(4) This opinion does not abolish the immunity which applies to all legislative, judicial and executive bodies and to public officials who are vested with discretionary authority, for action taken in their official capacities.

By this opinion, we expressly overrule all previous decisions of this Court which uphold sovereign immunity. See Appendix A.

Batson's remaining exception is without merit, and is affirmed pursuant to Supreme Court Rule 23.

We affirm and remand for trial in accordance with this opinion.

AFFIRMED and REMANDED.

HARWELL, J., concurs.

CHANDLER, J., concurs in separate opinion.

LITTLEJOHN, C.J., and GREGORY, J., dissenting.

APPENDIX A

While perhaps not a complete listing of all the cases affected by this decision, the following cases are overruled to the extent that they hold that an action may not be maintained against the State without its consent:

1. Copeland v. Housing Authority of Spartanburg, S.C., 282 S.C. 8, 316 S.E.2d 408 (1984).

2. Hanna v. McCain, 277 S.C. 419, 288 S.E.2d 810 (1982).

3. Reed v. Medlin, 276 S.C. 604, 281 S.E.2d 125 (1981).

4. McKenzie v. McKenzie, 276 S.C. 461, 279 S.E.2d 609 (1981).

5. Little v. City of Myrtle Beach, 276 S.C. 417, 279 S.E.2d 131 (1981).

6. Tucker v. Kershaw Cty. Sch. Dist., Etc., 276 S.C. 401, 279 S.E.2d 378 (1981).

7. Belue v. City of Spartanburg, 276 S.C. 381, 280 S.E.2d 49 (1981).

8. Watford v. S.C. Highway Dep't, 273 S.C. 463, 257 S.E.2d 229 (1979).

9. Teague v. Cherokee Cty. Memorial Hospital, 272 S.C. 403, 252 S.E.2d 296 (1979).

10. Lyon v. City of Sumter, 272 S.C. 359, 252 S.E.2d 118 (1979).

11. Kinsey Constr. Co., Inc. v. S.C. Dep't of Mental Health, 272 S.C. 168, 249 S.E.2d 900 (1978).

12. Wright v. City of Charleston, 271 S.C. 515, 248 S.E.2d 480 (1978).

13. Roddey v. Lyle, 268 S.C. 424, 234 S.E.2d 236 (1977).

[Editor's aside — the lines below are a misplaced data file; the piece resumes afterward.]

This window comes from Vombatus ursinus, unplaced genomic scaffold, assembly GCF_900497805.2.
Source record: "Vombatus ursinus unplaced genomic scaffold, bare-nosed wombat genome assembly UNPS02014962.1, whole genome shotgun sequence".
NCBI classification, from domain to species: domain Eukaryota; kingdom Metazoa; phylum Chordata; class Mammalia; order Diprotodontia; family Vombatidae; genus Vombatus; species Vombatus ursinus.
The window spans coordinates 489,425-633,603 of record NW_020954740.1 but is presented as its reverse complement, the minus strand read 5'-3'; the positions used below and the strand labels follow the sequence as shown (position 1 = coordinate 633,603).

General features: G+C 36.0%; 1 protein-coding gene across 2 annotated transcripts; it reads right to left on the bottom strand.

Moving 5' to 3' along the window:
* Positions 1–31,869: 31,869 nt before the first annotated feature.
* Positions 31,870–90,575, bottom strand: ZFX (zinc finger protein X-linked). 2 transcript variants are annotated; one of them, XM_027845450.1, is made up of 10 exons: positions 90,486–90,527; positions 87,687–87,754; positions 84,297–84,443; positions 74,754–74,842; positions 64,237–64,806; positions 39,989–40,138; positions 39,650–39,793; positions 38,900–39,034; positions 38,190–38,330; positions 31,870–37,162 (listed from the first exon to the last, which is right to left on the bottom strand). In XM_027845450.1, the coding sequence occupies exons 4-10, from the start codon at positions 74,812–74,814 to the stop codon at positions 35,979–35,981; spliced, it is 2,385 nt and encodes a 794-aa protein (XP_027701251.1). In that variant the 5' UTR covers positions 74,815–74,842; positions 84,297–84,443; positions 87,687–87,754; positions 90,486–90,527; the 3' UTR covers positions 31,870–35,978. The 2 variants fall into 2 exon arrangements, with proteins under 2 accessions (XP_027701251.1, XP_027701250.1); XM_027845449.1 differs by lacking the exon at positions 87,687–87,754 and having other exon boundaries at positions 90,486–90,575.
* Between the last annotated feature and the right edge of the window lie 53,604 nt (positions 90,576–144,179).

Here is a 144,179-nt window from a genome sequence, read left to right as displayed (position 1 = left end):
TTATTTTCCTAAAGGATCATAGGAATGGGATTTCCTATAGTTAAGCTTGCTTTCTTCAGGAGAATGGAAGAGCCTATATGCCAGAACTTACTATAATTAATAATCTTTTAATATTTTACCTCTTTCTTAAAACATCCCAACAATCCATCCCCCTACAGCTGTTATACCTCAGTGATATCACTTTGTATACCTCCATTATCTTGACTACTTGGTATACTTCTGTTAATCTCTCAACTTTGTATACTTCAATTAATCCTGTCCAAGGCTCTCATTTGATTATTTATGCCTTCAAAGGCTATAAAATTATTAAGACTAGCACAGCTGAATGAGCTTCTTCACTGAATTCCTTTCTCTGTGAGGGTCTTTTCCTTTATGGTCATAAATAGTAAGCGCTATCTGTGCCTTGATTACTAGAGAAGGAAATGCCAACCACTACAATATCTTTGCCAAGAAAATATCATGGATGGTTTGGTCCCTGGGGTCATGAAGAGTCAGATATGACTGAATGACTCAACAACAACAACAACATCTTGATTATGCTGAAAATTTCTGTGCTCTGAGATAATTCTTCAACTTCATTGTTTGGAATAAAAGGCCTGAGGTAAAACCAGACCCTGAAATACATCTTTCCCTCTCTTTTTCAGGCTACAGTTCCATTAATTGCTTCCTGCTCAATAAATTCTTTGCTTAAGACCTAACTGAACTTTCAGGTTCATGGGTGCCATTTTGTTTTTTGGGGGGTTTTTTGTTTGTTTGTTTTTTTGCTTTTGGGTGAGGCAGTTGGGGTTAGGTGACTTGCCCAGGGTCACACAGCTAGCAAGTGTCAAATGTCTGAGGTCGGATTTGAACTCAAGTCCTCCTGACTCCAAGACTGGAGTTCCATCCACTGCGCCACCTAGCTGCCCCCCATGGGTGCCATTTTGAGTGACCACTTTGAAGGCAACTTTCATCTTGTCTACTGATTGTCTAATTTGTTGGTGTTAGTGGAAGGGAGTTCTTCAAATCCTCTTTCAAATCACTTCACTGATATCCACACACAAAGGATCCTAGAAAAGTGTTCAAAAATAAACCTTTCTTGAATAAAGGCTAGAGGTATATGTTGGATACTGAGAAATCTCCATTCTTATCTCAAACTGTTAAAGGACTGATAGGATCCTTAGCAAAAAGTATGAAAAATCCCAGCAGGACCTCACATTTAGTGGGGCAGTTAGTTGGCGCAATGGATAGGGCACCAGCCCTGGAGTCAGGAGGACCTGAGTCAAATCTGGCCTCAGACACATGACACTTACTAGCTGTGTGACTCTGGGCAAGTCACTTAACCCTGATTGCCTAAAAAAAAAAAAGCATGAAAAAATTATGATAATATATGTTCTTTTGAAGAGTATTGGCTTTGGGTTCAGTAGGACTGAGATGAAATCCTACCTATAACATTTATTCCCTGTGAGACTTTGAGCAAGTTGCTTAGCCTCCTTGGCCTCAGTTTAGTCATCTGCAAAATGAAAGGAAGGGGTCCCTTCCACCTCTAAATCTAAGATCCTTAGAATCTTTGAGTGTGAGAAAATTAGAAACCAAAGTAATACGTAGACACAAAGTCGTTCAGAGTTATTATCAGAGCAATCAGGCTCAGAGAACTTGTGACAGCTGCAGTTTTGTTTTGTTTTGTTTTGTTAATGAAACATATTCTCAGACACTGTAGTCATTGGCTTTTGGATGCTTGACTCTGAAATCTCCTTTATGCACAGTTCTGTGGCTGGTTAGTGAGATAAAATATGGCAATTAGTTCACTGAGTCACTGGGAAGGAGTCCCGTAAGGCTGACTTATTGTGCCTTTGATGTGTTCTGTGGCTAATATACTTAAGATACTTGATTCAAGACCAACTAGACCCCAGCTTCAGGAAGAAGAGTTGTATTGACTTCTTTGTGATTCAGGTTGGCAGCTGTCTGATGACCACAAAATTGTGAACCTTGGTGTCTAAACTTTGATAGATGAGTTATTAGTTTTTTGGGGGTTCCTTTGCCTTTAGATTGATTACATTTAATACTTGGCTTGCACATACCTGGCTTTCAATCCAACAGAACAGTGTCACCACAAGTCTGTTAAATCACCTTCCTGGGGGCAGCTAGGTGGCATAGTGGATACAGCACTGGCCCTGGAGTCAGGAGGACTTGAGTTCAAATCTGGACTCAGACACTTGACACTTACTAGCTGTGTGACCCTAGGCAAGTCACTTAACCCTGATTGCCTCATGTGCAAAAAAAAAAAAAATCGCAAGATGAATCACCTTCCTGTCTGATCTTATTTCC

14. Boyce v. Lancaster County National Gas Authority, 266 S.C. 398, 223 S.E.2d 769 (1976).

15. Hazard v. S.C. State Highway Dep't, 264 S.C. 386, 215 S.E.2d 438 (1975).

16. Morris v. S.C. State Highway Dep't, 264 S.C. 369, 215 S.E.2d 430 (1975).

17. Truesdale v. S.C. Highway Dep't, 264 S.C. 221, 213 S.E.2d 740 (1975).

18. Belton v. Richland Memorial Hospital, 263 S.C. 446, 211 S.E.2d 241 (1975).

19. Graham v. Charleston County School Bd., 262 S.C. 314, 204 S.E.2d 384 (1974).

20. Harrison v. S.C. Tax Comm'n., 261 S.C. 302, 199 S.E.2d 763 (1973).

21. Division of General Services v. Ulmer, 256 S.C. 523, 183 S.E.2d 315 (1971).

22. Elmwood Cemetery Ass'n v. Wasson, 253 S.C. 76, 169 S.E.2d 148 (1969).

23. Vance v. S.C. Tax Comm'n, 249 S.C. 214, 153 S.E.2d 841 (1967).

24. Stanley v. S.C. State Highway Dep't, 249 S.C. 230, 153 S.E.2d 687 (1967).

25. Chilton v. City of Columbia, 247 S.C. 407, 147 S.E.2d 642 (1966).

26. Campbell v. S.C. State Highway Dep't, 244 S.C. 186, 135 S.E.2d 838 (1964).

27. Jones v. Jones, 243 S.C. 600, 135 S.E.2d 233 (1964).

28. Cochran v. City of Sumter, 242 S.C. 382, 131 S.E.2d 153 (1963).

29. Brazell v. City of Camden, 238 S.C. 580, 121 S.E.2d 221 (1961).

30. Hollifield v. Keller, 238 S.C. 584, 121 S.E.2d 213 (1961).

31. Pinkston v. Morrall, 236 S.C. 601, 115 S.E.2d 286 (1960).

32. Moseley v. S.C. Highway Dep't, 236 S.C. 499, 115 S.E.2d 172 (1960).

33. Hinson v. A.T. Sistare Construction Co., 236 S.C. 125, 113 S.E.2d 341 (1960).

34. Furr v. City of Rock Hill, 235 S.C. 44, 109 S.E.2d 697 (1959).

35. McKenzie v. City of Florence, 234 S.C. 428, 108 S.E.2d 825 (1959).

36. Mullins Hospital v. Squires, 233 S.C. 186, 104 S.E.2d 161 (1958).

37. Clarke v. City of Greer, 231 S.C. 327, 98 S.E.2d 751 (1957).

38. Fairey v. City of Orangeburg, 227 S.C. 458, 88 S.E.2d 617 (1955).

39. Bell v. City of Anderson, 226 S.C. 145, 84 S.E.2d 343 (1954).

40. Hicks v. City of Columbia, 225 S.C. 553, 83 S.E.2d 199 (1954).

41. Hill v. City of Greenville, 223 S.C. 392, 76 S.E.2d 294 (1953).

42. Jeff Hunt Mach. Co. v. State Highway Dep't, 217 S.C. 423, 60 S.E.2d 859 (1950).

43. Rice Hope Plantation v. S.C. Pub. Ser. Auth., 216 S.C. 500, 59 S.E.2d 132 (1950).

44. Abernathy v. City of Columbia, 213 S.C. 68, 48 S.E.2d 585 (1948).

45. Sanders v. State Highway Dep't, 212 S.C. 224, 47 S.E.2d 306 (1948).

46. Prudential Ins. Co. v. Murphy, 207 S.C. 324, 35 S.E.2d 586 (1945).

47. Rushton v. S.C. State Highway Dep't, 207 S.C. 112, 34 S.E.2d 484 (1945).

48. Bell v. S.C. State Highway Dep't, 204 S.C. 462, 30 S.E.2d 65 (1944).

49. Athanas v. City of Spartanburg, 196 S.C. 19, 12 S.E.2d 39 (1941).

50. Gasque v. Town of Conway, 194 S.C. 15, 8 S.E.2d 871 (1940).

51. Brooks v. One Motor Bus, Etc., 190 S.C. 379, 3 S.E.2d 42 (1939).

52. Home Building & Loan Ass'n v. City of Spartanburg, 185 S.C. 353, 194 S.E. 143 (1937).

53. Cooper v. S.C. Highway Dep't, 183 S.C. 155, 190 S.E. 499 (1937).

54. Jennings v. Sawyer, 182 S.C. 427, 189 S.E. 746 (1937).

55. Singleton v. City of Sumter, 180 S.C. 536, 186 S.E. 535 (1936).

56. Bomar v. City of Spartanburg, 181 S.C. 453, 187 S.E. 921 (1936).

57. Sheriff v. City of Easley, 178 S.C. 504, 183 S.E. 311 (1936).

58...